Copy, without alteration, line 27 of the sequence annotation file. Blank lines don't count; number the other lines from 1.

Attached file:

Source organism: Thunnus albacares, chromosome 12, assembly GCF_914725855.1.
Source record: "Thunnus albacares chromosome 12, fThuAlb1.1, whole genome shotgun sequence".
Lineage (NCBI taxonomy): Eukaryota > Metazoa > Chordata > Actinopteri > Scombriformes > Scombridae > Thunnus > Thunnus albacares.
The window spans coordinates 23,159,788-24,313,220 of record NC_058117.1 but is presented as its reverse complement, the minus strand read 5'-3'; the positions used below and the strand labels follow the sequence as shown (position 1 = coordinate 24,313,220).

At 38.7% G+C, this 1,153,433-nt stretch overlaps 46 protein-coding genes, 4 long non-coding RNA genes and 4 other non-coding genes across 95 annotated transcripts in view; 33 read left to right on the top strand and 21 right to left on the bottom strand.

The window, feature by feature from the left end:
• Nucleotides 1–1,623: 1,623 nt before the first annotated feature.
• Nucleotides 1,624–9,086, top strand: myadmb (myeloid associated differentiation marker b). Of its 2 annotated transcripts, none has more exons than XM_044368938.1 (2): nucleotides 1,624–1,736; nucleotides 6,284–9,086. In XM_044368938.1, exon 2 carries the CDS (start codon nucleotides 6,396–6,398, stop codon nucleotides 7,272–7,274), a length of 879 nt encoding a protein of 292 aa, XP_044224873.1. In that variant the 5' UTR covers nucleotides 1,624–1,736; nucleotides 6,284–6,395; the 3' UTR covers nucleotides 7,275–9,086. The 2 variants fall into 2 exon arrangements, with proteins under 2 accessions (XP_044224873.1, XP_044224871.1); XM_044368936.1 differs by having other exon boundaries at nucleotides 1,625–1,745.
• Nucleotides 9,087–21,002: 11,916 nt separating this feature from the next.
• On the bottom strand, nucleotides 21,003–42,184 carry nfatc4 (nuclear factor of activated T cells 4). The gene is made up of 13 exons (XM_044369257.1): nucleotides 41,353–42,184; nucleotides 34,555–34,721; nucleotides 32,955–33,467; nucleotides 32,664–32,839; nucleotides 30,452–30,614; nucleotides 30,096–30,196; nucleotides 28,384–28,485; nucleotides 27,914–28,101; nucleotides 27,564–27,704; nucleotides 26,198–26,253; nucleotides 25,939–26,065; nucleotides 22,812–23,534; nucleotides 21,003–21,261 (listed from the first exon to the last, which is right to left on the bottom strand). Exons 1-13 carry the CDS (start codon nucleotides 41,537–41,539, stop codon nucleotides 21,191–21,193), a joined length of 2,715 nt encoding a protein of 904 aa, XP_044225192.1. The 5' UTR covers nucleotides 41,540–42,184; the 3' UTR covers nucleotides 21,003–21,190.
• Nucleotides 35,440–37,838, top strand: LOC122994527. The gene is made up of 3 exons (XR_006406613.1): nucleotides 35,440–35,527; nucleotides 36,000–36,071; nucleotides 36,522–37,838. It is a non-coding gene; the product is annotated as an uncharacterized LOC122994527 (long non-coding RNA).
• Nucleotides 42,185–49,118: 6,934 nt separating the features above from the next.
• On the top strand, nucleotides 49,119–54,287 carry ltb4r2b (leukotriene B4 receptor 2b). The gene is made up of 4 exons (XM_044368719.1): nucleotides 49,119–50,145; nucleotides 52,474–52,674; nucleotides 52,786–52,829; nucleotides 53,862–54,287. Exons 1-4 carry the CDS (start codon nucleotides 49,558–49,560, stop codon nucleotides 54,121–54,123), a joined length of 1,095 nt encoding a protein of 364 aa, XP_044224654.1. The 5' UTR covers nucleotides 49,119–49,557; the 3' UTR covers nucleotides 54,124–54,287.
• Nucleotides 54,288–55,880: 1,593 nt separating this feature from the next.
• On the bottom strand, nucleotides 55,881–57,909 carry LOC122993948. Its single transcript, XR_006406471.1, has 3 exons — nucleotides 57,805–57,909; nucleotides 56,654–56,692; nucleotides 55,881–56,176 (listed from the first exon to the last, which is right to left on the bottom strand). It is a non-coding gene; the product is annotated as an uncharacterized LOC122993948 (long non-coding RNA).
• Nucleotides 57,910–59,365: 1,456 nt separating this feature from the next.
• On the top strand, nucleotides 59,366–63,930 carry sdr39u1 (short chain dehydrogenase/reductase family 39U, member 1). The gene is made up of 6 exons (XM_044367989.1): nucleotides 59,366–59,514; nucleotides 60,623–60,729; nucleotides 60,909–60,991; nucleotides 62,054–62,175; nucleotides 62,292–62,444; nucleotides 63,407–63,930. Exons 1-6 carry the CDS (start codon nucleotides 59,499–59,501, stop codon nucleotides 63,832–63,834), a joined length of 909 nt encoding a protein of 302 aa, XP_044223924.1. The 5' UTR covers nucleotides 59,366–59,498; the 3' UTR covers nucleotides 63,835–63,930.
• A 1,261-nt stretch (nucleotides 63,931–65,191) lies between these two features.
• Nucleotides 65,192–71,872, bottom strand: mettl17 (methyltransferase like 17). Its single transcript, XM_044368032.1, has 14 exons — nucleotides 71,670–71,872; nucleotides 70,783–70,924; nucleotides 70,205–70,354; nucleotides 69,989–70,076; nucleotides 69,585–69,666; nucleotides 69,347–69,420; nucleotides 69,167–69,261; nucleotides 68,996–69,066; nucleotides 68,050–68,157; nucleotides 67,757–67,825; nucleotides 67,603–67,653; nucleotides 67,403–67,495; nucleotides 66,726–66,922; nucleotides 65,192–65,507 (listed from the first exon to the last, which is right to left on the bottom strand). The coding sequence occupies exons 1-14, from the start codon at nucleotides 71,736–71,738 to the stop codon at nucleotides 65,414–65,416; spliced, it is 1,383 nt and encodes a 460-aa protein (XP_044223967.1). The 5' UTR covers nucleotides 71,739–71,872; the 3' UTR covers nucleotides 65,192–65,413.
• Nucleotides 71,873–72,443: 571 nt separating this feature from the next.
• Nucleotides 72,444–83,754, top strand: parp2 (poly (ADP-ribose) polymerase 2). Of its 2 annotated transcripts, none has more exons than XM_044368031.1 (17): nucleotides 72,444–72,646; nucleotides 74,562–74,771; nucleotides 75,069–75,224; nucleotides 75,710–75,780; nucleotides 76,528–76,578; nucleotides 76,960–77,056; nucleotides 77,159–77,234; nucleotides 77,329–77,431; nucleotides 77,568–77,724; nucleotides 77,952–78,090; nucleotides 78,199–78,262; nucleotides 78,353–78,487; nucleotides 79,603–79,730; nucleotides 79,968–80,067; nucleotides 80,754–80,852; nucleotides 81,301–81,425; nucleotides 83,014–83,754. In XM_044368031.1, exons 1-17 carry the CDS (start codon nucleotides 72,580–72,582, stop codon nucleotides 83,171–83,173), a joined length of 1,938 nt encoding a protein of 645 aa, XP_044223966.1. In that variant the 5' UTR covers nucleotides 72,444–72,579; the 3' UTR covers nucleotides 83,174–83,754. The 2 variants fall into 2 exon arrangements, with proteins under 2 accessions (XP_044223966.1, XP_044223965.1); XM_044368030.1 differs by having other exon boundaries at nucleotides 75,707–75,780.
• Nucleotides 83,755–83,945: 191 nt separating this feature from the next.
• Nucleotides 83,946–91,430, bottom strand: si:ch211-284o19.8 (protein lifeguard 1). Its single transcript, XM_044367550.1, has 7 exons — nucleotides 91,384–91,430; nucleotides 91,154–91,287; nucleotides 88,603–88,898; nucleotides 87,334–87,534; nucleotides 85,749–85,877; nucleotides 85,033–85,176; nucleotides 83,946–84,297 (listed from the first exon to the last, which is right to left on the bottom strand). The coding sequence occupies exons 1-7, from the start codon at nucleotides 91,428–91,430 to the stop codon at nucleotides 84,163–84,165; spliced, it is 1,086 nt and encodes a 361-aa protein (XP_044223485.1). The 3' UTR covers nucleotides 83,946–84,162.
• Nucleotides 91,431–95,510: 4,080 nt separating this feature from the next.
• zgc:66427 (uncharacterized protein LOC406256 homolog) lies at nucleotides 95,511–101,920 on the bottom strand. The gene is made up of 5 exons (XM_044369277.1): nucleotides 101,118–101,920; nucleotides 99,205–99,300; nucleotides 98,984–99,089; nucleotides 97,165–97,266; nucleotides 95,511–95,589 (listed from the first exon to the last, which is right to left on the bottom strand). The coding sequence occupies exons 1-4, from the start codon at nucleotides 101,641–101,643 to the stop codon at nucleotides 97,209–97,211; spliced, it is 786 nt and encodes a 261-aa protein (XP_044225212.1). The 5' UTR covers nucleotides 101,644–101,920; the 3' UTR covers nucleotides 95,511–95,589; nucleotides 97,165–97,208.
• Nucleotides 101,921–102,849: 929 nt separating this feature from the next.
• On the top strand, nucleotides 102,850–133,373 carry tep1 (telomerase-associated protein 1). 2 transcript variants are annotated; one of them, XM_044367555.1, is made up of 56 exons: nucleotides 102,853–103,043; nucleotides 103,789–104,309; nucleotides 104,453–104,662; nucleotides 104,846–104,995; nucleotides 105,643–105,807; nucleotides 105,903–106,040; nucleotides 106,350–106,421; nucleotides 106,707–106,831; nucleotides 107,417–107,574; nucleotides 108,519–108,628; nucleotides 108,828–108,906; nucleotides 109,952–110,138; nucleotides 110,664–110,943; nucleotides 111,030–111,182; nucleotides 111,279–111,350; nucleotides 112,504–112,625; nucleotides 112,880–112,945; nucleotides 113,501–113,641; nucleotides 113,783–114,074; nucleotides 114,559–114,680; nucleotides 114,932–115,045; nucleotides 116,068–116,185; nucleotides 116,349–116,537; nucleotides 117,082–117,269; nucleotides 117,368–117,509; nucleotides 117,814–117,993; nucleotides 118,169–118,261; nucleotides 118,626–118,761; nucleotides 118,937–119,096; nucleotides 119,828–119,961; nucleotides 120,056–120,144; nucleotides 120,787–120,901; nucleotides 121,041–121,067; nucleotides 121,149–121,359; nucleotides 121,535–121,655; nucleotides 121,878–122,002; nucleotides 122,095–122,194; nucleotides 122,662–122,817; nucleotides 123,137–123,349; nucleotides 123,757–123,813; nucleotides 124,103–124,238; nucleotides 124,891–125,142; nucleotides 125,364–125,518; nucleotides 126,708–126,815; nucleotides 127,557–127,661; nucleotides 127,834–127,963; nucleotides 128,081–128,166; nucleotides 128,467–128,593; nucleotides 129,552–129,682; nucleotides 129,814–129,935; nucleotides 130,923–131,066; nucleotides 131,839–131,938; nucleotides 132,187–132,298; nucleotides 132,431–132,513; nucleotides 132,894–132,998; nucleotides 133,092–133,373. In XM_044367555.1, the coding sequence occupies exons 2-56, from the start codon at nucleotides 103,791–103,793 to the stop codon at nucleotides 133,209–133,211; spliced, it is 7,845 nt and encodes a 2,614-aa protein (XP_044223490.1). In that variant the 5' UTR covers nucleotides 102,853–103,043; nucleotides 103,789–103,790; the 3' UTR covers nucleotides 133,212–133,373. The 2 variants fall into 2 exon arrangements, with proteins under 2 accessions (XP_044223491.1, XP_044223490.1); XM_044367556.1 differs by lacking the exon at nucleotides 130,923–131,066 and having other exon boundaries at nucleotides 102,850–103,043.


• On the top strand, nucleotides 102,850–133,373 carry tep1 (telomerase-associated protein 1). 2 transcript variants are annotated; one of them, XM_044367555.1, is made up of 56 exons: nucleotides 102,853–103,043; nucleotides 103,789–104,309; nucleotides 104,453–104,662; nucleotides 104,846–104,995; nucleotides 105,643–105,807; nucleotides 105,903–106,040; nucleotides 106,350–106,421; nucleotides 106,707–106,831; nucleotides 107,417–107,574; nucleotides 108,519–108,628; nucleotides 108,828–108,906; nucleotides 109,952–110,138; nucleotides 110,664–110,943; nucleotides 111,030–111,182; nucleotides 111,279–111,350; nucleotides 112,504–112,625; nucleotides 112,880–112,945; nucleotides 113,501–113,641; nucleotides 113,783–114,074; nucleotides 114,559–114,680; nucleotides 114,932–115,045; nucleotides 116,068–116,185; nucleotides 116,349–116,537; nucleotides 117,082–117,269; nucleotides 117,368–117,509; nucleotides 117,814–117,993; nucleotides 118,169–118,261; nucleotides 118,626–118,761; nucleotides 118,937–119,096; nucleotides 119,828–119,961; nucleotides 120,056–120,144; nucleotides 120,787–120,901; nucleotides 121,041–121,067; nucleotides 121,149–121,359; nucleotides 121,535–121,655; nucleotides 121,878–122,002; nucleotides 122,095–122,194; nucleotides 122,662–122,817; nucleotides 123,137–123,349; nucleotides 123,757–123,813; nucleotides 124,103–124,238; nucleotides 124,891–125,142; nucleotides 125,364–125,518; nucleotides 126,708–126,815; nucleotides 127,557–127,661; nucleotides 127,834–127,963; nucleotides 128,081–128,166; nucleotides 128,467–128,593; nucleotides 129,552–129,682; nucleotides 129,814–129,935; nucleotides 130,923–131,066; nucleotides 131,839–131,938; nucleotides 132,187–132,298; nucleotides 132,431–132,513; nucleotides 132,894–132,998; nucleotides 133,092–133,373. In XM_044367555.1, the coding sequence occupies exons 2-56, from the start codon at nucleotides 103,791–103,793 to the stop codon at nucleotides 133,209–133,211; spliced, it is 7,845 nt and encodes a 2,614-aa protein (XP_044223490.1). In that variant the 5' UTR covers nucleotides 102,853–103,043; nucleotides 103,789–103,790; the 3' UTR covers nucleotides 133,212–133,373. The 2 variants fall into 2 exon arrangements, with proteins under 2 accessions (XP_044223491.1, XP_044223490.1); XM_044367556.1 differs by lacking the exon at nucleotides 130,923–131,066 and having other exon boundaries at nucleotides 102,850–103,043.